An Example of a Poorly Defined Statistical Universe

Undoubtedly, the most widely publicized illustration of a poorly defined statistical universe is the one concerning the Literary Digest's error in predicting the winner of the presidential election of 1936.

Indeed, this is the example most often cited by W. Edwards Deming.

During the 1936 election campaign between Democrat Franklin D. Roosevelt and Republican Alfred M. Landon, the Literary Digest magazine sent mock ballots to a large list of people whose names appeared in telephone directories and automobile registration records. (Their lists also included their own magazine subscribers, club members, and the like)

Over 10 million mock ballots were sent out; 2.4 million ballots were returned by respondents; 7.6 million were not returned.

On the basis of 2.4 million returned ballots, the Digest predicted Landon would win by a comfortable margin––indeed, a landslide.

As it turned out, however, Roosevelt received 61% of the votes cast, a proportion representing one of the largest majorities in American presidential history.

How Could They be so Wrong?

Polls only represent the people who are in a statistical universe and who respond to them. Despite the sample's huge size, this election became a textbook case of a biased sample: all the sample's component groups were heavily Republican.

Let's get more specific. There were two important reasons for the erroneous prediction--namely:(1) an incorrectly defined statistical universe and;(2) non-response bias.

Everyone with telephones and automobiles, in 1936, were in a higher economic group than those people without these two " luxuries.". There was a bias inherent in the statistical universe.

A large percentage of the voting population would not show up in telephone directories, automobile registrations, and club memberships.

The statistical universe was improperly defined––it tended to be biased in favor of higher income groups. Higher income groups tended to be Republican.

In the 1936 election there was a strong relationship between income and party preference. Lower income groups tended to be Democratic.

Bias in the Sample Selection Process

Classically trained statisticians define a bias as a persistent error in one direction.What does this mean?

No matter who you sampled from the Literary Digest's statistical universe, there was a high probability a relatively affluent person would be selected.

To repeat: the statistical universe selected was slanted towards middle and upper-class voters… and excluded most lower-income voters. And, in reality, there were a great many low income voters in 1936.

Nine million people were unemployed in 1936.

"With regard to economic status, the Literary Digest poll was far from being a representative cross-section of the population. Then as now, voters are generally known to vote with their pocketbooks."

It should be mentioned––indeed, emphasized––that George Gallup was able to predict a victory for Roosevelt using a much smaller sample of about 50,000 people.

His statistical universe consisted of a representative cross-section on the population.

The Literary Digest poll sample size was 2.4 million people. This illustrates that a poorly defined statistical universe cannot be cured by increasing the size of the sample, which in fact just compounds the mistakes.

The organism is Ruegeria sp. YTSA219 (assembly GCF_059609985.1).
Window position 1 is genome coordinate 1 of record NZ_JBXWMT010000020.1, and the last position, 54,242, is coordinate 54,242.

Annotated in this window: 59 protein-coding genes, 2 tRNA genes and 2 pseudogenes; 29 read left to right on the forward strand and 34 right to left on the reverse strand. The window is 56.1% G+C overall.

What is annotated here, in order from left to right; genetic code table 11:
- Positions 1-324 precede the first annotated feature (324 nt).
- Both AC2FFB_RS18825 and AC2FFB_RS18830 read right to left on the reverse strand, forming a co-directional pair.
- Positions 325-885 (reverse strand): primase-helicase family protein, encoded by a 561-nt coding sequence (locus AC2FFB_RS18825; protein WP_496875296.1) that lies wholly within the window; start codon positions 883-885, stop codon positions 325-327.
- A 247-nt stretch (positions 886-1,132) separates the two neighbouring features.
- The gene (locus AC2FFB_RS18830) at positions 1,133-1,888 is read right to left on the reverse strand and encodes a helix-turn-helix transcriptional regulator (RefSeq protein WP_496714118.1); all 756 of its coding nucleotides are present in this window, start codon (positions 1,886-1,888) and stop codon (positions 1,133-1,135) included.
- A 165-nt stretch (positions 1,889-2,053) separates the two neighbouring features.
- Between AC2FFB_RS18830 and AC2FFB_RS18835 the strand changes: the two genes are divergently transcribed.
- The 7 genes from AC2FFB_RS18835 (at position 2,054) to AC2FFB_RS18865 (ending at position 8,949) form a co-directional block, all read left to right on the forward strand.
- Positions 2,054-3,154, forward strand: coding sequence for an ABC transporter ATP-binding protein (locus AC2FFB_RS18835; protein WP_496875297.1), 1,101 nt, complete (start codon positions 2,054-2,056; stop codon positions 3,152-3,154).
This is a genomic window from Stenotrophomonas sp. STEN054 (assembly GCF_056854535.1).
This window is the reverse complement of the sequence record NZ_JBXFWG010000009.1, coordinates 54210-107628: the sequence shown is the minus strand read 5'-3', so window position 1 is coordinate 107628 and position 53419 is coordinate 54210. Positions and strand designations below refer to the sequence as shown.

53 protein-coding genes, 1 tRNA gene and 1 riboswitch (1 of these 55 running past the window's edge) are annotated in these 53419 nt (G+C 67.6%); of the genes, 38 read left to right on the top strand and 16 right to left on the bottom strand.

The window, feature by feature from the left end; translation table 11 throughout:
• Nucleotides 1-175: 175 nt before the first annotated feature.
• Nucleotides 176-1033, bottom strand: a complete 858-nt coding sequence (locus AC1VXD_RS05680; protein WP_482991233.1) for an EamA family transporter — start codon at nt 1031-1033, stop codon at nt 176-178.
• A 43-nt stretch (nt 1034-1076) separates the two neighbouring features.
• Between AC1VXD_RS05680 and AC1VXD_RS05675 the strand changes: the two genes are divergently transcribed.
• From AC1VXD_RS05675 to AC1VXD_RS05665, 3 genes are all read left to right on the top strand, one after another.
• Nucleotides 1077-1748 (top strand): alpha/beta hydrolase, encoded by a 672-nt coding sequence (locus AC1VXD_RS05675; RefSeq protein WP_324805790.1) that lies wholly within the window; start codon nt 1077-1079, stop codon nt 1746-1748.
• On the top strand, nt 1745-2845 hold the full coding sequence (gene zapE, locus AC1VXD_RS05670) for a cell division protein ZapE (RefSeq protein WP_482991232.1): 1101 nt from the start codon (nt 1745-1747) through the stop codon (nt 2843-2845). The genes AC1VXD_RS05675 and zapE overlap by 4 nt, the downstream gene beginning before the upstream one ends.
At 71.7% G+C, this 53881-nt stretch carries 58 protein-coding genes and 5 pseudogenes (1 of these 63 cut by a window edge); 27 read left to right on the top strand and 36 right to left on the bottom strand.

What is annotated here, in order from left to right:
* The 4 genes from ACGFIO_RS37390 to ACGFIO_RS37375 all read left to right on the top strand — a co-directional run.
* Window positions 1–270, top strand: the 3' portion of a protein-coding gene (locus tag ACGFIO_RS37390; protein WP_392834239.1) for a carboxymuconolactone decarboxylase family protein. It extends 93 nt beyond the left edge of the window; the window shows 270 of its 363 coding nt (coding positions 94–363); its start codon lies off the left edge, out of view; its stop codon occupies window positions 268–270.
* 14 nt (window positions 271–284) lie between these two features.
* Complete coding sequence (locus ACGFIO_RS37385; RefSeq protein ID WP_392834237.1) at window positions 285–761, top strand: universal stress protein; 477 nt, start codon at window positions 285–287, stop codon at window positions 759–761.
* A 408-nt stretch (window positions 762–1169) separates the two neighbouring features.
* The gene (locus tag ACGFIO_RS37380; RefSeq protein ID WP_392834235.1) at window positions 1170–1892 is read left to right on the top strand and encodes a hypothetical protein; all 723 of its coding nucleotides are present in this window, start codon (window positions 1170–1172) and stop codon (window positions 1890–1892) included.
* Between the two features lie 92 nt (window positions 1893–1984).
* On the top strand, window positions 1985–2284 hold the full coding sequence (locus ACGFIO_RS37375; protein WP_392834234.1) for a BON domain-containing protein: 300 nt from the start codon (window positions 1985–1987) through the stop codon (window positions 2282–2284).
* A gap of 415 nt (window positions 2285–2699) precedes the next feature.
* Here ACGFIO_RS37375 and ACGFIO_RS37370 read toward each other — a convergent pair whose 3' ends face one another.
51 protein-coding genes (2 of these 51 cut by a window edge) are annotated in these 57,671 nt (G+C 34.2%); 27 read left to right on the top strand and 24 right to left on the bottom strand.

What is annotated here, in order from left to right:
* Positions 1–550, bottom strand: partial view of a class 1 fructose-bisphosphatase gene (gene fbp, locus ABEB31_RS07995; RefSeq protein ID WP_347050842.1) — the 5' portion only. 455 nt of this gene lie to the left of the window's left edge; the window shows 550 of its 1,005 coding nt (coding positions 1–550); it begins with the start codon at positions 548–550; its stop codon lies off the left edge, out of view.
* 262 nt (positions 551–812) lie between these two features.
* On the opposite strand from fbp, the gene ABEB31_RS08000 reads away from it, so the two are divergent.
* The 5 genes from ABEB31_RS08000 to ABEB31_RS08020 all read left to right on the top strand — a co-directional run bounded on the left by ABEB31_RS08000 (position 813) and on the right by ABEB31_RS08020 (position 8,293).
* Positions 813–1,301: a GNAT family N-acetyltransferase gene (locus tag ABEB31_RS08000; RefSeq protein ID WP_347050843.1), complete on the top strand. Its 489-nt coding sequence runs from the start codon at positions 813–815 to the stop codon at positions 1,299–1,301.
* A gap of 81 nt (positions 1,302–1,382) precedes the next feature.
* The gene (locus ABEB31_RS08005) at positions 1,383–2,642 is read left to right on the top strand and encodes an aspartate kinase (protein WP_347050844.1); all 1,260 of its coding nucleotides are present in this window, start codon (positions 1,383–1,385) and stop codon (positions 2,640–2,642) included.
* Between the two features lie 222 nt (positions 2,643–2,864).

Non-Response Bias

The second problem with the Literary Digest poll was that out of the 10 million people whose names were on the original mailing list, only 2.4 million responded to the survey.

It was then a fact that individuals of higher educational and higher economic status were more likely to respond to mail questionnaires than those of lower economic and educational status.

Therefore, the non-response group--7.6 million people-- contained a high percentage of the lower economic status group. The 2.4 million people who responded to the questionnaire tended to be from a higher educational and economic status group.

A case study involving the Roosevelt/ Landon poll from the University of Pennsylvania's Wharton school describes the situation as follows:

"When the response rate is low (as it was in this case, 24%), a survey is said to suffer from non-response bias. This is a special type of selection bias where reluctant and non-responsive people are excluded from the sample."

Summary and Conclusions

It's a major error to take a sample from statistical universe which differs considerably from the "ideal" statistical universe about which you want to draw valid conclusions.

Considerable time must be spent in defining the ideal statistical universe and every attempt must be made to draw a representative sample from that universe.

Every day we hear about making, say, pricing decisions (to attract more customers) based on sample information derived from polling existing customers.

The statistical universe in many of these cases should also include the non-customer, the person who does not buy the company's product even though the person is (or might be) in the market and responsive to price changes. (This will be the subject matter for a future article.)

Always be on the lookout for a poorly defined statistical universe. Fancy calculations relating to sampling errors, interval estimates, and statistical tests are meaningless if the statistical universe from which conclusions are drawn is incorrect.

Finally, beware of non-response bias. Said the Wharton school case study: "People who respond to surveys are different from people who don't, not only in the obvious way (their attitude toward surveys) but also in more subtle and significant ways."